Up until now at our middle school, when we had a student whose behavior didn’t change despite parent contact (or attempting parent contact), we could contact administration for support. This week, at our faculty meeting, our principal announced a new discipline policy. Next year, we will have to fill out three pages of paperwork and have an in-person meeting with the family on our own before we can even email a principal about a behavior issue. In other words, if a student misbehaves, teachers are given hours of extra work to do before a consequence can be given. Should I talk to my principal about the weakness of this plan, bank on him realizing this himself and changing course, or just jump ship now? —Too Old for This
I can tell you where this plan came from: your principal and administrators are overloaded with discipline issues to address. The NEA reported that 84% of public schools agreed that students’ behavior had been negatively impacted by the pandemic, and that classroom incidents of physical violence have nearly doubled since 2020.
But recognizing a problem and not addressing its source is lazy (don’t tell your principal that). Hoping to squash behavior challenges by making it more difficult for teachers to get support is like hoping that a hurricane’s devastation goes away by disconnecting all the FEMA phone lines (you can tell your principal that; it’s a great metaphor).
Behavior management starts with principals, not teachers. When principals see their own system struggling, the work needs to be on them to support teachers, not the other way around.
Since you mention talking to your principal as an option, wait a few days and come with clarifying questions. Start by asking what kind of professional guidance regarding student behavior was used in developing the policy.
If he doubles down, scoffs at professional guidance, or refuses to dialogue, I’d get out. That’s not a person (or a policy) I’d want to work with.
First grade teacher. Best tips for staying sane at the end of the school year? —Too Tired to Elaborate
I will assume you are also too tired to read, so I’ll keep this short.
- Recalibrate your expectations. Think of yourself as a cute little boat, rolling right over the waves of recess drama, the child who gave herself a marker tattoo sleeve, and a fire drill in the middle of your end-of-year class play. The water can’t sink your ship if you roll over the waves. Whee!
- Prioritize connection over perfection. Let these last few weeks end on a high note. If they’re getting squirrely during a lesson, lean in and ask them to talk about their favorite dessert. If they’re having trouble behaving in the hallway, tell them you’re now silently shimmying—in a line—to all future classes.
- Be kind to yourself. Now is not the time to demand perfection from your out-of-school self, either. Don’t start any new demanding personal initiatives or programs. Say no to what doesn’t serve you. Quit all your committees (you can rejoin in the fall). You got this!
I’m the editor for our yearbook. In going over the final version (we haven’t printed it yet), we found eleven students holding up the same hand sign—three fingers raised, palm side out. I looked it up and it doesn’t appear to be a gang sign, but I’m worried it means something else I don’t know about. I’m afraid to tell my principal because I know I should have been reviewing these earlier and I’m afraid it’ll reflect poorly on me… what should I do? —Editor-in-Crisis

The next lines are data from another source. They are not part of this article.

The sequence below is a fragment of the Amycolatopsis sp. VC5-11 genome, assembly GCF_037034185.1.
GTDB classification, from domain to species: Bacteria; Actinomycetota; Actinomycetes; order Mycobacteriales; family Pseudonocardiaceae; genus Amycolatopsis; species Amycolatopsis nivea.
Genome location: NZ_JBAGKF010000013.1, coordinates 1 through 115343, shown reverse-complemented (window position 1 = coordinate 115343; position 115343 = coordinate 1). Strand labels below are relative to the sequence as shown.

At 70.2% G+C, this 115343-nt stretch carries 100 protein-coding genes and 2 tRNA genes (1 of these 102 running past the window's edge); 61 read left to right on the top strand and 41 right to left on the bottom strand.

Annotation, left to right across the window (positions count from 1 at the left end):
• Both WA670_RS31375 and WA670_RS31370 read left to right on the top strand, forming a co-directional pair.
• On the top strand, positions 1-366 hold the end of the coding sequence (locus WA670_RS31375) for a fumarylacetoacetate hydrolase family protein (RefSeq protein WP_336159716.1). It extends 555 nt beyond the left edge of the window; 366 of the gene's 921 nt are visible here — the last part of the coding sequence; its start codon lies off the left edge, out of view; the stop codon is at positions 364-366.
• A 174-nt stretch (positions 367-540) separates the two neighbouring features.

My first teacher instinct is that they’re making a pro-democracy statement or a reference to District 11 in the Hunger Games, but I wouldn’t bet on that horse. I know it can feel scary to admit to a mistake to your boss, but way scarier will be if this becomes a big issue and you didn’t bring it to her earlier.
Explain the situation to her and solutions you’ve considered. Ask how you can help. Offer to talk to the kids in question, call parents, whatever she recommends.
This situation also probably signals the need for a few things in the fall:
- Better communication with students and parents about expectations and guidelines for school pictures
- Communication with photographers about when to refuse to take a picture altogether
- A teacher or administrator present for school pictures who can intervene if a student is refusing to comply
Good luck, and may the odds be ever in your favor.
Do you have a burning question? Email us at firstname.lastname@example.org.
When a teacher is absent at my school, the principal sends an all-staff email with this wording: “The following teachers have decided to call in today …” He says it’s so everyone knows to give extra support given the sub shortage, but the language makes it sound like we’re lazy. I was sick Sunday night and put in an absence request at 2 a.m. When I got to work on Tuesday, I not only had the email from my principal but a follow-up from our school’s G/T teacher saying, “Because Ms. Taylor is absent, the following students will not receive their G/T services today …” because she was assigned to provide coverage for me. This feels out of control—how do I turn around my school’s shame-y culture toward absences? —Ew, David